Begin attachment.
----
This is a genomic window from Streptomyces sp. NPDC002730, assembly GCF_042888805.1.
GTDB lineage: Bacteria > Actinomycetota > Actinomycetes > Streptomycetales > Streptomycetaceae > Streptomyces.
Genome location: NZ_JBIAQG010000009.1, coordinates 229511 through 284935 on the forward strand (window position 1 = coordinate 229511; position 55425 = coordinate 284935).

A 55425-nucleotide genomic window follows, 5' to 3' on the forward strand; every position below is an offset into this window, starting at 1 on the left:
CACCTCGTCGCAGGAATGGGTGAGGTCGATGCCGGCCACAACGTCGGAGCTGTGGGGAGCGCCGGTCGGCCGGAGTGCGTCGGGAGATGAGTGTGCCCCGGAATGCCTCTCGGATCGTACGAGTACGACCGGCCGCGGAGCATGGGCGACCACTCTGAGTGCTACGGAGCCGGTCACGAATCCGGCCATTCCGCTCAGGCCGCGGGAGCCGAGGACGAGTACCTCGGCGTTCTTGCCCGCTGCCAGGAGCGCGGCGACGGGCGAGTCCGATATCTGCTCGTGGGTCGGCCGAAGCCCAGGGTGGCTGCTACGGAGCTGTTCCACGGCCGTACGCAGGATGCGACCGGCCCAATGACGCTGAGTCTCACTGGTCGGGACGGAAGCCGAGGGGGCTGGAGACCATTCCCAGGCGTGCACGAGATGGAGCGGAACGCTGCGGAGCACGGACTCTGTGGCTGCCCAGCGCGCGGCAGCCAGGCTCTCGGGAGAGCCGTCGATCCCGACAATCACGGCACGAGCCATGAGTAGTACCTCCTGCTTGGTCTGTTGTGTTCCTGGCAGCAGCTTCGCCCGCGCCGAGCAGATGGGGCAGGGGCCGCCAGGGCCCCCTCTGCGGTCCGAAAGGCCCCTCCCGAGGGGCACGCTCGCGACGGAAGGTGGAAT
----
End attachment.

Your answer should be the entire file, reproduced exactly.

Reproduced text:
This is a genomic window from Streptomyces sp. NPDC002730, assembly GCF_042888805.1.
GTDB lineage: Bacteria > Actinomycetota > Actinomycetes > Streptomycetales > Streptomycetaceae > Streptomyces.
Genome location: NZ_JBIAQG010000009.1, coordinates 229511 through 284935 on the forward strand (window position 1 = coordinate 229511; position 55425 = coordinate 284935).

A 55425-nucleotide genomic window follows, 5' to 3' on the forward strand; every position below is an offset into this window, starting at 1 on the left:
CACCTCGTCGCAGGAATGGGTGAGGTCGATGCCGGCCACAACGTCGGAGCTGTGGGGAGCGCCGGTCGGCCGGAGTGCGTCGGGAGATGAGTGTGCCCCGGAATGCCTCTCGGATCGTACGAGTACGACCGGCCGCGGAGCATGGGCGACCACTCTGAGTGCTACGGAGCCGGTCACGAATCCGGCCATTCCGCTCAGGCCGCGGGAGCCGAGGACGAGTACCTCGGCGTTCTTGCCCGCTGCCAGGAGCGCGGCGACGGGCGAGTCCGATATCTGCTCGTGGGTCGGCCGAAGCCCAGGGTGGCTGCTACGGAGCTGTTCCACGGCCGTACGCAGGATGCGACCGGCCCAATGACGCTGAGTCTCACTGGTCGGGACGGAAGCCGAGGGGGCTGGAGACCATTCCCAGGCGTGCACGAGATGGAGCGGAACGCTGCGGAGCACGGACTCTGTGGCTGCCCAGCGCGCGGCAGCCAGGCTCTCGGGAGAGCCGTCGATCCCGACAATCACGGCACGAGCCATGAGTAGTACCTCCTGCTTGGTCTGTTGTGTTCCTGGCAGCAGCTTCGCCCGCGCCGAGCAGATGGGGCAGGGGCCGCCAGGGCCCCCTCTGCGGTCCGAAAGGCCCCTCCCGAGGGGCACGCTCGCGACGGAAGGTGGAAT